Ovarian Cancer Symptoms, Facts & Resources

 Symptoms of ovarian cancer:

Historically ovarian cancer was called the “silent killer” because symptoms were not thought to develop until the chance of cure was poor. However, recent studies have shown this term is untrue and that the following symptoms are much more likely to occur in women with ovarian cancer than women in the general population. These symptoms include:

  • Bloating
  • Pelvic or abdominal pain
  • Difficulty eating or feeling full quickly
  • Urinary symptoms (urgency or frequency)

Women who have these symptoms almost daily for more than a few weeks should see their doctor, preferably a gynecologist. Prompt medical evaluation may lead to detection at the earliest possible stage of the disease. Early stage diagnosis is associated with an improved prognosis.

Several other symptoms have been commonly reported by women with ovarian cancer. These symptoms include fatigue, indigestion, back pain, pain with intercourse, constipation and menstrual irregularities. However, these other symptoms are not as useful in identifying ovarian cancer because they are also found in equal frequency in women in the general population who do not have ovarian cancer.

Risk factors for ovarian cancer:

The exact causes of ovarian cancer are not known. However, studies show that the following risk factors may increase the chance of developing this disease:

  • Family history — first-degree relatives (mother, daughter, sister), especially if two or more have had the disease. A family history of breast or colon cancer also is associated with an increased risk of developing ovarian cancer.
  • Age — most ovarian cancers occur in women 50 years of age or older, with the highest risk in women older than 60.
  • Non-childbearing — women who have never had children. In fact, the more children a woman has had, the less likely she is to develop ovarian cancer.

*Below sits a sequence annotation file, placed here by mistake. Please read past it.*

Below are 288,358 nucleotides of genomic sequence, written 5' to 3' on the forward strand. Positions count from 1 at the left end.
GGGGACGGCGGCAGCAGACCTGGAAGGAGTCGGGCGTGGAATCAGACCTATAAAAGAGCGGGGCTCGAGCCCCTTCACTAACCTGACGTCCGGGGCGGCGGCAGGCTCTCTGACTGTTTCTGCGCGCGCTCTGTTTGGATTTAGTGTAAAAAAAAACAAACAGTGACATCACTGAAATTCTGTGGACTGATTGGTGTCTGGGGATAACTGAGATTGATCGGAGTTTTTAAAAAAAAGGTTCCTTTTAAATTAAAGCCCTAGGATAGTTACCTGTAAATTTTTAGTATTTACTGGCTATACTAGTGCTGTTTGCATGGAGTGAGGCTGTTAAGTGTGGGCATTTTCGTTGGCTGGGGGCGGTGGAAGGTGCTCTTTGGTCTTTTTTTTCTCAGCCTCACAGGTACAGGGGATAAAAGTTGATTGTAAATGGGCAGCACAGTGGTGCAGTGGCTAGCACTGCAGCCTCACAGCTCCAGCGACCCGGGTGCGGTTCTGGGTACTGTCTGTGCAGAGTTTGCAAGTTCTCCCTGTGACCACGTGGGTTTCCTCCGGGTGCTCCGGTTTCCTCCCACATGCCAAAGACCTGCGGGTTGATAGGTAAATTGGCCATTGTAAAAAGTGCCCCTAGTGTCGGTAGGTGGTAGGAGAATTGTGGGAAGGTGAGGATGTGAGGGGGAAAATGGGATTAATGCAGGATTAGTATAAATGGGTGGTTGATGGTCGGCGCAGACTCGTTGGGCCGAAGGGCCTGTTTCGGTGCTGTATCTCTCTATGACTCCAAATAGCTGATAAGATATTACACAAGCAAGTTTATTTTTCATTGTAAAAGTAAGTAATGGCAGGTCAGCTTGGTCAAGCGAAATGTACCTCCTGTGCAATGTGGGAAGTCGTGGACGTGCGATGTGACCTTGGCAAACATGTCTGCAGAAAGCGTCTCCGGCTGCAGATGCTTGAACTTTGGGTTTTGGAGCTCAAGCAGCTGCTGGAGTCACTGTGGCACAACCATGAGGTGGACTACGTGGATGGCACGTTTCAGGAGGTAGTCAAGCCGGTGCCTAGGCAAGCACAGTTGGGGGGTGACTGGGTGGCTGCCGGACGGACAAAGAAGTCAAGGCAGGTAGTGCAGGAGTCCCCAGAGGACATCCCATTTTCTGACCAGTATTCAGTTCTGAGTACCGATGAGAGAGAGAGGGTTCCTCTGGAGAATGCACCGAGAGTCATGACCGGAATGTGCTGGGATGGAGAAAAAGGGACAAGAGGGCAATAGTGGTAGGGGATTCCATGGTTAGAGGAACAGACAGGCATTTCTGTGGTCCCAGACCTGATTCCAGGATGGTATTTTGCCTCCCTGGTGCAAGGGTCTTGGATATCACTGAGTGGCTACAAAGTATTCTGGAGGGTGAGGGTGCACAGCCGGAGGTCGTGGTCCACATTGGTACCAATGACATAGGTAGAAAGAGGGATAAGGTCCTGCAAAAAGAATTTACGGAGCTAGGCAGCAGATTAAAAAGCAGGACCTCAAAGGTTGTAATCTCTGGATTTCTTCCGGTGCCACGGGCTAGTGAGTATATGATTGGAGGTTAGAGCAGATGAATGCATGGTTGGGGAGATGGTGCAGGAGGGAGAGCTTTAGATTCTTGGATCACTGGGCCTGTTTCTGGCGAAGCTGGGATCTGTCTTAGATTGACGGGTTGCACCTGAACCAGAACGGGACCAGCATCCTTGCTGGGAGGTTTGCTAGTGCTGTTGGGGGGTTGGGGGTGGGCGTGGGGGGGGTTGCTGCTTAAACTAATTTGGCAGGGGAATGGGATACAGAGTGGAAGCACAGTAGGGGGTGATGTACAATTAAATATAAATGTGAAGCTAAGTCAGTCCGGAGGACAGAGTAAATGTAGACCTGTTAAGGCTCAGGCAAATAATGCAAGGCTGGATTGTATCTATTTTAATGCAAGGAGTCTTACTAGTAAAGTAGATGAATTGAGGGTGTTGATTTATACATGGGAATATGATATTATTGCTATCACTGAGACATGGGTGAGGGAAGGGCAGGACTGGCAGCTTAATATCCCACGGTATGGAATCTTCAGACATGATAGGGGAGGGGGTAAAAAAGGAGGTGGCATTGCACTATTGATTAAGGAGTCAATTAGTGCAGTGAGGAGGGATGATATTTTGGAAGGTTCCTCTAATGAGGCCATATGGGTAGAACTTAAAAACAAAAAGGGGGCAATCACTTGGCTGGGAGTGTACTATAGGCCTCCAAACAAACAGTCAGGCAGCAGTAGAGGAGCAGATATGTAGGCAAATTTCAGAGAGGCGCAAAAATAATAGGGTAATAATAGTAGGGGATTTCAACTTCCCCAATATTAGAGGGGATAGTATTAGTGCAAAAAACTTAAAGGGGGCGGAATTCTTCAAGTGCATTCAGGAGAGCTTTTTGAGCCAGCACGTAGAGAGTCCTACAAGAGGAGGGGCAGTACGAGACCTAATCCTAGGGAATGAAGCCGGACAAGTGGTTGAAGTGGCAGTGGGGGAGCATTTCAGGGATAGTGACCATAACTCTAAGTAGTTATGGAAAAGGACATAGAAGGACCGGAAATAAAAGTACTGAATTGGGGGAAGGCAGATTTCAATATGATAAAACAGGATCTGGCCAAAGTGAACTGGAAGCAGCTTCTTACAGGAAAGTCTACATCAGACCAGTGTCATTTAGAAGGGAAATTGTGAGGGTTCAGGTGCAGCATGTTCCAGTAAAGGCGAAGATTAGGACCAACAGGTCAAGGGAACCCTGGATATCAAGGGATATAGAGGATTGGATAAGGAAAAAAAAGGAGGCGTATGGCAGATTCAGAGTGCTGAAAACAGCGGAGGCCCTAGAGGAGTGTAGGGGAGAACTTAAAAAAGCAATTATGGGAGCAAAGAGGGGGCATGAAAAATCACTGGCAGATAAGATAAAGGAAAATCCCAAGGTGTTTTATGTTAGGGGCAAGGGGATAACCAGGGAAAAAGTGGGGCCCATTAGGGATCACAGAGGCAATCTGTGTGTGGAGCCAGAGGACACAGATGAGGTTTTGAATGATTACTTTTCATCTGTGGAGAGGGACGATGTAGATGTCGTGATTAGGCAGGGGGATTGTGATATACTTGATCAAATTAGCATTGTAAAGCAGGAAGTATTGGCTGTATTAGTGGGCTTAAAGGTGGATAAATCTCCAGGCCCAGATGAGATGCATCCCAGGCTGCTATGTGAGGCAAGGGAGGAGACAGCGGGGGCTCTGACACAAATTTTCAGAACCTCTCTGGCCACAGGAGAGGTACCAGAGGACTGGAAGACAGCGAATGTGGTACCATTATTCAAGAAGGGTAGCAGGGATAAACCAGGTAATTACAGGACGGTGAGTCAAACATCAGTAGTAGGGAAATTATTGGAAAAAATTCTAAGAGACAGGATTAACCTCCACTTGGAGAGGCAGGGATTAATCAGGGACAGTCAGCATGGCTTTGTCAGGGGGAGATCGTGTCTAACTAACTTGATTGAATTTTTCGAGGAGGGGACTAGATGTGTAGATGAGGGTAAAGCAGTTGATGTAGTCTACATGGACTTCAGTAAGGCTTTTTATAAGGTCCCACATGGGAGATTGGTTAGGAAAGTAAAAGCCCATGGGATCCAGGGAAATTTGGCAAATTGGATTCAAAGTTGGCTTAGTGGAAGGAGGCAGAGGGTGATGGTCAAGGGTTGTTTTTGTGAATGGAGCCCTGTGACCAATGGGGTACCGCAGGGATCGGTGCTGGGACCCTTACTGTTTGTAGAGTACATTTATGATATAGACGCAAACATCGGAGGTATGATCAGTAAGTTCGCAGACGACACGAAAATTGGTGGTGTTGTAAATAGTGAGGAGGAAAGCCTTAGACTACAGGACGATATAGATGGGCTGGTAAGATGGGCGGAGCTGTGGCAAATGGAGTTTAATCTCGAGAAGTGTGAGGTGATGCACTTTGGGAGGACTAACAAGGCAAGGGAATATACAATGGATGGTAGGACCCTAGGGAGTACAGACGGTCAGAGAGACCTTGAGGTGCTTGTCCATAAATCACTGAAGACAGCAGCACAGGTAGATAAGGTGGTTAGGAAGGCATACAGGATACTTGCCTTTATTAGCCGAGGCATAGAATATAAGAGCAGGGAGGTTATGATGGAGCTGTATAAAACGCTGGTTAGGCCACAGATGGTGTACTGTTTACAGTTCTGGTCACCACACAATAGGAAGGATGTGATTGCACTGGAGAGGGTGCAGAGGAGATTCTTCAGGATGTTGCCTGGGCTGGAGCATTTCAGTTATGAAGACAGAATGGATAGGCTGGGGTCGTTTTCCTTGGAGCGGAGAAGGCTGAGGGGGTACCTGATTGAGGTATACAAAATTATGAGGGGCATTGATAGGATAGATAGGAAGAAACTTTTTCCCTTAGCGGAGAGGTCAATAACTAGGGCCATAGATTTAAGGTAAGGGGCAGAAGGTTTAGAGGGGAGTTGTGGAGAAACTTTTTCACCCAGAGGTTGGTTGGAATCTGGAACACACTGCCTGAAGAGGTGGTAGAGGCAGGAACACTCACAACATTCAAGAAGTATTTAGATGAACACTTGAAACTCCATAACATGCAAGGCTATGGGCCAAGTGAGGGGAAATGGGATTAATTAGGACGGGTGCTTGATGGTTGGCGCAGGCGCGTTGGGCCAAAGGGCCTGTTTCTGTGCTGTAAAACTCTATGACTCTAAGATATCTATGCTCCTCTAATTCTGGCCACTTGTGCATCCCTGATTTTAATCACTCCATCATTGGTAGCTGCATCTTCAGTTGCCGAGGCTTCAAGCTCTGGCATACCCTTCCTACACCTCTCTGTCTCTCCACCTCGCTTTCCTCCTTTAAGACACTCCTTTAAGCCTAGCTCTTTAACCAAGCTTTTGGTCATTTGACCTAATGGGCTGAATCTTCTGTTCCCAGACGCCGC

• Personal history — women who have had breast or colon cancer may be at greater risk.
  • Obesity – women who are obese have a higher rate of death from ovarian cancer.
  • Fertility drugs — drugs that cause women to ovulate may slightly increase a woman’s risk.
  • Talc — some studies suggest that women who have used talc in the genital area for many years may be at increased risk of developing ovarian cancer.
  • Hormone replacement therapy (HRT) — some evidence suggests that women who use HRT after menopause may have a slightly increased risk of developing this disease.

Ways ovarian cancer is diagnosed:

Many times women with ovarian cancer have no symptoms or just mild symptoms until the disease is in an advanced stage. Ovarian cancer is difficult to diagnose and is often diagnosed after the disease is advanced. Some diagnostic exams and tests that may be useful are:

  • Pelvic exam — includes feeling the uterus, vagina, ovaries, fallopian tubes, bladder and rectum to find any abnormality in their shape or size.
  • Ultrasound — uses high-frequency sound waves. These waves are aimed at the ovaries and produce a pattern of echoes to create a picture (sonogram). Healthy tissues, fluid-filled cysts and tumors look different on this picture.
  • CA-125 assay — a blood test used to measure the level of CA-125, a tumor marker that is often found in higher-than-normal amounts in the blood of women with ovarian cancer as well as other cancers.
  • Lower Gastrointestinal series or barium enema — a series of X-rays of the colon and rectum. The pictures are taken after the patient is given an enema with a white, chalky solution containing barium. The barium outlines the colon and rectum making tumors or other abnormal areas easier to see.
  • Computerized Axial Tomography (CAT) scan — a series of detailed pictures of the organs inside the body created by a computer linked to an X-ray machine.
  • Biopsy — the removal of tissue for examination under a microscope. A definitive diagnosis of ovarian cancer requires surgery. The initial surgery has two purposes. First, to remove any cancer that exists (or as much as possible), including removing the ovaries and the uterus; and second, to sample tissues and surrounding lymph nodes to determine where the tumor has spread and the stage of the disease. The best prognosis for survival occur when all the cancer can be removed.

 

Ovarian Cancer Resources:

 

 

 

National Institutes of Health, National Cancer Institute
800-422-6237

U.S. Centers for Disease Control and Prevention
800-CDC-INFO (800-232-4636